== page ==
“The various presets are created during the tuning process and correspond to changes in the reverberation time curves,” says Brannies.

AVL chose the AFC system after hearing a demo.

“We were impressed by how natural the system response was, even in a small space,” says Waltz. “The sense of envelopment generated even by overhead sound sources was impressive, as well as the density of the reflections. At Vestal, we used overhead loudspeakers exclusively for the AFC system, yet achieved a good sense of lateral energy due to the excellent tuning by the Yamaha field personnel.”

The renovation also added two large loudspeakers above the front of the lower-level seats, plus more in the ceiling underneath the balcony and two rows above the balcony. For the main loudspeakers, AVL chose Eastern Acoustic Works’ (EAW) AX series because of their three-way point-source design.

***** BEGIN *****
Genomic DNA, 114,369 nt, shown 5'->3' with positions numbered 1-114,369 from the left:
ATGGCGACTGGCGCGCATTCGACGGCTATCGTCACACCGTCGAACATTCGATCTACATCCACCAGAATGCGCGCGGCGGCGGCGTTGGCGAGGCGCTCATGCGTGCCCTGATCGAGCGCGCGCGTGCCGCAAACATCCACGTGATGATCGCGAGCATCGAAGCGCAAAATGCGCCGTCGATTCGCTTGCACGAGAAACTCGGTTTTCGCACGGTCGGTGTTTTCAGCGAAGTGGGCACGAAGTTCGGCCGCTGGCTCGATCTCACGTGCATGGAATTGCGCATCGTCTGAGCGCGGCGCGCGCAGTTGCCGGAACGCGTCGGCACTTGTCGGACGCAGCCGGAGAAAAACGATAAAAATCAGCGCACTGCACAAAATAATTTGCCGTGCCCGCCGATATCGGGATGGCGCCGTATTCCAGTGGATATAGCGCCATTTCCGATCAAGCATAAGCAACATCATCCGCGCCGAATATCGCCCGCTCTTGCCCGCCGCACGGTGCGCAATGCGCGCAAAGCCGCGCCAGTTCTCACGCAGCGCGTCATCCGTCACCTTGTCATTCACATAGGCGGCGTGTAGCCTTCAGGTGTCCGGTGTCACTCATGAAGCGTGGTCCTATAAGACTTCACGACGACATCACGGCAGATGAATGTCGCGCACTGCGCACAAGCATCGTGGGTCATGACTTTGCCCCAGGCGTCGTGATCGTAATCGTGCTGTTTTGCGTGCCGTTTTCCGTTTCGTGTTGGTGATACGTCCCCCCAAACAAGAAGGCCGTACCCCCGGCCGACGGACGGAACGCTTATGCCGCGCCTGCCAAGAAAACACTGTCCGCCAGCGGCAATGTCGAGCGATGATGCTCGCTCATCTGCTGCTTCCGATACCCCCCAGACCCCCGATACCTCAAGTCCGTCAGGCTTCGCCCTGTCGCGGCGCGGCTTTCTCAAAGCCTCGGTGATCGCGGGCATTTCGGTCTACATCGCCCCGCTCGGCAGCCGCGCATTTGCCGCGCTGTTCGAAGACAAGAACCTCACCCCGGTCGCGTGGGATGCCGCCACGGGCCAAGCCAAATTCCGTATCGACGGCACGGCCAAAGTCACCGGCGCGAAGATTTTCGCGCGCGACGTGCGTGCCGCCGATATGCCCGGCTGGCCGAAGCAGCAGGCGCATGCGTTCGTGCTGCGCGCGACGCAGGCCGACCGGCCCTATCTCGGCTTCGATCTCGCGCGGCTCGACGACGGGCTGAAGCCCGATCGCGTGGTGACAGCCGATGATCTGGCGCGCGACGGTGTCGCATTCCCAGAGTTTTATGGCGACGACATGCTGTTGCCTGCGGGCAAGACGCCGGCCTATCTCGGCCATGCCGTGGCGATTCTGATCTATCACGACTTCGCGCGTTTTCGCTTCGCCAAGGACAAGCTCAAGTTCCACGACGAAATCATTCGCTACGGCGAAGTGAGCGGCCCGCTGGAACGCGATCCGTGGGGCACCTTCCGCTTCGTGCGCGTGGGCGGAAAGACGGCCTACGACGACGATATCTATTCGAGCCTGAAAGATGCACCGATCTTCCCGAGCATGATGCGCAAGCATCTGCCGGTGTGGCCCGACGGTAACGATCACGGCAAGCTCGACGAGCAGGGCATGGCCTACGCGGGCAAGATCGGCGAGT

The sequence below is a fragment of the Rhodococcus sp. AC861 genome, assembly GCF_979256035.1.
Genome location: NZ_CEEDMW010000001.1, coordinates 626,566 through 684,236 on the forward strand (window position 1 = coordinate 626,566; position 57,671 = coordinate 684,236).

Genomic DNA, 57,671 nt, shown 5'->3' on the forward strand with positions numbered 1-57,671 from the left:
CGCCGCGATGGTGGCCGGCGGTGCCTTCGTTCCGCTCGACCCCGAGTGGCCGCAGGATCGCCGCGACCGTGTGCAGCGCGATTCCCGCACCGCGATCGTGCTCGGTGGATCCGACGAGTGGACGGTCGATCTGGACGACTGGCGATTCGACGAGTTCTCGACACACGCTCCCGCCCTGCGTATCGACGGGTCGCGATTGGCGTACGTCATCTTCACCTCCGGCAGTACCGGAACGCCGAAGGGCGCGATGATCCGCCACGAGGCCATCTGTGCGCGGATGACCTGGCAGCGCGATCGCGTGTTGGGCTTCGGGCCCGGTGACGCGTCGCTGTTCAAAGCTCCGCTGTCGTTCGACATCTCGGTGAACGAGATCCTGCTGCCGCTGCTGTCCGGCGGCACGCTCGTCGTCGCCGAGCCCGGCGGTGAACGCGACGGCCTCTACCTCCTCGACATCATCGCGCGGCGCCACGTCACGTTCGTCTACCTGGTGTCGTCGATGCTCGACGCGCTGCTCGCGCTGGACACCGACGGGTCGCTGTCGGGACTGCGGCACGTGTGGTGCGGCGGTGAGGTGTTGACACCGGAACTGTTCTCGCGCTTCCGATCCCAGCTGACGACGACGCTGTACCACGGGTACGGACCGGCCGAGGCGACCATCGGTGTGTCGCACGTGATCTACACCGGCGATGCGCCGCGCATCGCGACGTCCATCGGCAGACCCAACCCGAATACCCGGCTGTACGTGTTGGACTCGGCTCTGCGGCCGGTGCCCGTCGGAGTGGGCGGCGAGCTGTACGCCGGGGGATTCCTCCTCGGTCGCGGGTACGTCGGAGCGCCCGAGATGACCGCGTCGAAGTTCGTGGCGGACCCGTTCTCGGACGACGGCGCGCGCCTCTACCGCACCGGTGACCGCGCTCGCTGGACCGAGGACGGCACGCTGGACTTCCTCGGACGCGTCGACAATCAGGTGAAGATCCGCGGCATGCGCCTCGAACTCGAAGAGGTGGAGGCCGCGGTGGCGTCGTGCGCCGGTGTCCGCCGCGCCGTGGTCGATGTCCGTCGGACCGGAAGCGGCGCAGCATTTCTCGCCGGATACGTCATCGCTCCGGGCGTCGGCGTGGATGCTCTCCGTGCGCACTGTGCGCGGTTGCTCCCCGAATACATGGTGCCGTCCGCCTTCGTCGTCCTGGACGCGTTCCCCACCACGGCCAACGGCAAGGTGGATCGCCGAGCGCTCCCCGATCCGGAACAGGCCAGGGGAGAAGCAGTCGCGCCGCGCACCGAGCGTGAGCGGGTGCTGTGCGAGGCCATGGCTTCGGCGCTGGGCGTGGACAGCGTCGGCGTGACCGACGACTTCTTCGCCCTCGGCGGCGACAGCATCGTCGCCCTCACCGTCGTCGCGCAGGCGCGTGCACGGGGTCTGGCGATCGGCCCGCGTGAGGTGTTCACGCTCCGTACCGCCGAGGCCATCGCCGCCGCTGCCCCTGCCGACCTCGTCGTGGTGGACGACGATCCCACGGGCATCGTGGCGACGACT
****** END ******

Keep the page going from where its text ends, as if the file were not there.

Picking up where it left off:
“These were located to blend with energy arriving from the stage, as well as the AFC sources,” says Waltz. “The AX speakers are very ‘in phase’ by design, so they integrate well into an acoustic sound field. The AFC system uses many small [Yamaha S8AFC-D] loudspeakers to create the sound field. The microphones feeding the AFC run into a proprietary Yamaha processor.”

Despite its limited budget, Vestal was able to afford the AFC system, which it selected during a competitive bidding process.

“If I were making a budget estimate for this size project today, I would estimate a turnkey price to the owner for the AFC part only at about $218,000,” says Yamaha’s Brannies. “Markup by the general contractor will add 15 percent or more, depending on how the system falls into the bid spec.”

AVL also chose EAW’s MK8196v for over the balcony, while the problematic underbalcony area is covered with Tannoy i6AW loudspeakers. Ashly Audio’s Protea 24.24M Matrix Processor handles Vestal’s speaker processing. The system uses a modular design with expansion cards to support up to 24 channels.

One of Vestal’s two new consoles is a Yamaha 01V96V2, which AVL chose partly because it allows preset configuration changes for many types of musical events, and partly because it’s a good fit for an educational environment.